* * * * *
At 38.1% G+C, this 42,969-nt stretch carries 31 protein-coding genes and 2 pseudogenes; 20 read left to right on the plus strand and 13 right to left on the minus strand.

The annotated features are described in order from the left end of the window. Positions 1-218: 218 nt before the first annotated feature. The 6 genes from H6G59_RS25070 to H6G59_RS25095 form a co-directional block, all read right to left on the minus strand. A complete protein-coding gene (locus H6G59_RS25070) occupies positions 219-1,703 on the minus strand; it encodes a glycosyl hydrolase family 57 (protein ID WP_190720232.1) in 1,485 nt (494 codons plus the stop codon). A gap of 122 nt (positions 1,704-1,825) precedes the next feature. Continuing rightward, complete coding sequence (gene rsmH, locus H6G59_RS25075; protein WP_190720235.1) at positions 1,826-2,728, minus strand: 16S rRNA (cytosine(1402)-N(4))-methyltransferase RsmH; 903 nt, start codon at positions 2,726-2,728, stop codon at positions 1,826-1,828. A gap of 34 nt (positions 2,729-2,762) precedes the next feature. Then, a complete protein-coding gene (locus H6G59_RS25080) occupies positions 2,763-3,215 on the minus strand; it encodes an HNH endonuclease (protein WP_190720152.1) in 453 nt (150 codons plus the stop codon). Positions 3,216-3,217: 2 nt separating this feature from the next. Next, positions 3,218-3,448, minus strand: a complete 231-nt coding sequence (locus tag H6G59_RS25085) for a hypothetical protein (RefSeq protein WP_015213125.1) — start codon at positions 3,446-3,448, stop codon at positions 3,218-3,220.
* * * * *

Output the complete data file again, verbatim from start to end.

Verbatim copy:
At 38.1% G+C, this 42,969-nt stretch carries 31 protein-coding genes and 2 pseudogenes; 20 read left to right on the plus strand and 13 right to left on the minus strand.

The annotated features are described in order from the left end of the window. Positions 1-218: 218 nt before the first annotated feature. The 6 genes from H6G59_RS25070 to H6G59_RS25095 form a co-directional block, all read right to left on the minus strand. A complete protein-coding gene (locus H6G59_RS25070) occupies positions 219-1,703 on the minus strand; it encodes a glycosyl hydrolase family 57 (protein ID WP_190720232.1) in 1,485 nt (494 codons plus the stop codon). A gap of 122 nt (positions 1,704-1,825) precedes the next feature. Continuing rightward, complete coding sequence (gene rsmH, locus H6G59_RS25075; protein WP_190720235.1) at positions 1,826-2,728, minus strand: 16S rRNA (cytosine(1402)-N(4))-methyltransferase RsmH; 903 nt, start codon at positions 2,726-2,728, stop codon at positions 1,826-1,828. A gap of 34 nt (positions 2,729-2,762) precedes the next feature. Then, a complete protein-coding gene (locus H6G59_RS25080) occupies positions 2,763-3,215 on the minus strand; it encodes an HNH endonuclease (protein WP_190720152.1) in 453 nt (150 codons plus the stop codon). Positions 3,216-3,217: 2 nt separating this feature from the next. Next, positions 3,218-3,448, minus strand: a complete 231-nt coding sequence (locus tag H6G59_RS25085) for a hypothetical protein (RefSeq protein WP_015213125.1) — start codon at positions 3,446-3,448, stop codon at positions 3,218-3,220.